• Document Recovery.

    DMSs typically provide strong support for document backup, archiving, and disaster recovery, working in conjunction with your other backup systems to safeguard your work.

Three Types of Document Management Systems

If you decide that your organization would benefit from a DMS, there are a variety of choices and prices available. In general, we can break up DMSs into three types:

  • Photocopier- and Scanner-Bundled Systems

    Affordable DMS systems are often resold along with photocopiers and
    scanners. While primarily intended as an image and PDF management
    system, these DMSs integrate with the hardware but can also manage files created on the network. Bundled systems may not include the very high-end features features offered by enterprise-level DMSs, but will offer the basics and usually come with very competitive, tiered pricing. A popular software package is offered by Laserfiche.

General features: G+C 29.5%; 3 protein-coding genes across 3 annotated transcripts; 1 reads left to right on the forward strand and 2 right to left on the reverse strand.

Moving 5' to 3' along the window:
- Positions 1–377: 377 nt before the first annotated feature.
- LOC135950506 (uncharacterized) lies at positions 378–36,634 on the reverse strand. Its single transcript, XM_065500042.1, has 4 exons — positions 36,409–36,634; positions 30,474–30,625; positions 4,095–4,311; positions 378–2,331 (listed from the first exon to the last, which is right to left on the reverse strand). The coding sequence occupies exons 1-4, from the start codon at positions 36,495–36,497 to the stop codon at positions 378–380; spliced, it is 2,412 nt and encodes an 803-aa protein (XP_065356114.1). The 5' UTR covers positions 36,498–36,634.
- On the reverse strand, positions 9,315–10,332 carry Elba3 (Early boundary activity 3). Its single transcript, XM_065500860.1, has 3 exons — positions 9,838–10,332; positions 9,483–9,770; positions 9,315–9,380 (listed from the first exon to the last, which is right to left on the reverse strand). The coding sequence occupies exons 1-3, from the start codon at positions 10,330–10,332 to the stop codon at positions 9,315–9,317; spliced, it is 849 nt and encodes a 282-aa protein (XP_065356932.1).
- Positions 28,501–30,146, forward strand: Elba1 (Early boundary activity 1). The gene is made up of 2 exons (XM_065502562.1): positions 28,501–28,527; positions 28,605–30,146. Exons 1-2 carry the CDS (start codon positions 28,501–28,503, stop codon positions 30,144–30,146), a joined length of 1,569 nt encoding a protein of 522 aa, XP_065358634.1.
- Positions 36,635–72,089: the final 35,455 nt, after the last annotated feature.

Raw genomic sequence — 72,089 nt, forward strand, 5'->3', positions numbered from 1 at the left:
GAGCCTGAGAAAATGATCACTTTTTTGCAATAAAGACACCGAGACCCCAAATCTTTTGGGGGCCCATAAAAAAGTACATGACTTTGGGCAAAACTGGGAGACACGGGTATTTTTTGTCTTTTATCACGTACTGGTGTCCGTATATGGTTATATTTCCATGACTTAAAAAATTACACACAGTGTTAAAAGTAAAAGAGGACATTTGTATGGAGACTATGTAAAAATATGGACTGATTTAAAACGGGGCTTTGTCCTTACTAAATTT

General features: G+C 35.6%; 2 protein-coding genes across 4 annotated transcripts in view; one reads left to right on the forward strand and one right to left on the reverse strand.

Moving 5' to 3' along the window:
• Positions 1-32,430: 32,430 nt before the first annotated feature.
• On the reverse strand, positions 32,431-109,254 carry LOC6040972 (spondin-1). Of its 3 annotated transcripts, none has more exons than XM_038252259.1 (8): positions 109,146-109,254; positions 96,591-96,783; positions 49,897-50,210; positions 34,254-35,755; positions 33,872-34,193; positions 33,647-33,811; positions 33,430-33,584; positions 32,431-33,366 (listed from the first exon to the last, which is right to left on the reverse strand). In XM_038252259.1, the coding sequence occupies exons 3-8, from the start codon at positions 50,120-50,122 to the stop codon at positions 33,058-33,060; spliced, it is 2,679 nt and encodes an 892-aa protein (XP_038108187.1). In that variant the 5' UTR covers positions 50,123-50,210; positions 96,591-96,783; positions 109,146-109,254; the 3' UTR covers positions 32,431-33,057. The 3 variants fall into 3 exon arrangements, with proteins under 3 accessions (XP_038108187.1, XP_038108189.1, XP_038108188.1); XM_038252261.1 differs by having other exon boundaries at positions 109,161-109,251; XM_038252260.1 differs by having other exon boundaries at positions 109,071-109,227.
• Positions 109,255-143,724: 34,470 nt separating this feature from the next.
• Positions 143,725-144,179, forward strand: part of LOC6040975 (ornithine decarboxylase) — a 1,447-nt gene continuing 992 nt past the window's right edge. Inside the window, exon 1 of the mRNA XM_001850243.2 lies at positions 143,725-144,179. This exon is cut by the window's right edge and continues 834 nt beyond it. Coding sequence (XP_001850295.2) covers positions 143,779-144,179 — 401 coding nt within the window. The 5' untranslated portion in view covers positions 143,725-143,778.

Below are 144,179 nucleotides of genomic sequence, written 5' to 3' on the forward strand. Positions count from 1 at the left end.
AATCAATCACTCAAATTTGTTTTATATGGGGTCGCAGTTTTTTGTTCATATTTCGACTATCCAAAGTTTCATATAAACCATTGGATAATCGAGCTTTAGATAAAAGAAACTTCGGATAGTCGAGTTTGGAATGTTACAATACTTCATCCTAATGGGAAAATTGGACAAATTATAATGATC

• Enterprise-Level Systems

    These robust, sophisticated systems usually require a strong database
    back end such as Microsoft SQL or Oracle and tend to be expensive.
    Enterprise-level systems include the advanced features listed above, and some are even tailored to particular industries, such as legal or
    accounting firms. Examples of powerful enterprise systems include Open
    Text eDocs, Interwoven WorkSite, and EMC’s Documentum.

  • Microsoft Office SharePoint (MOSS 2007)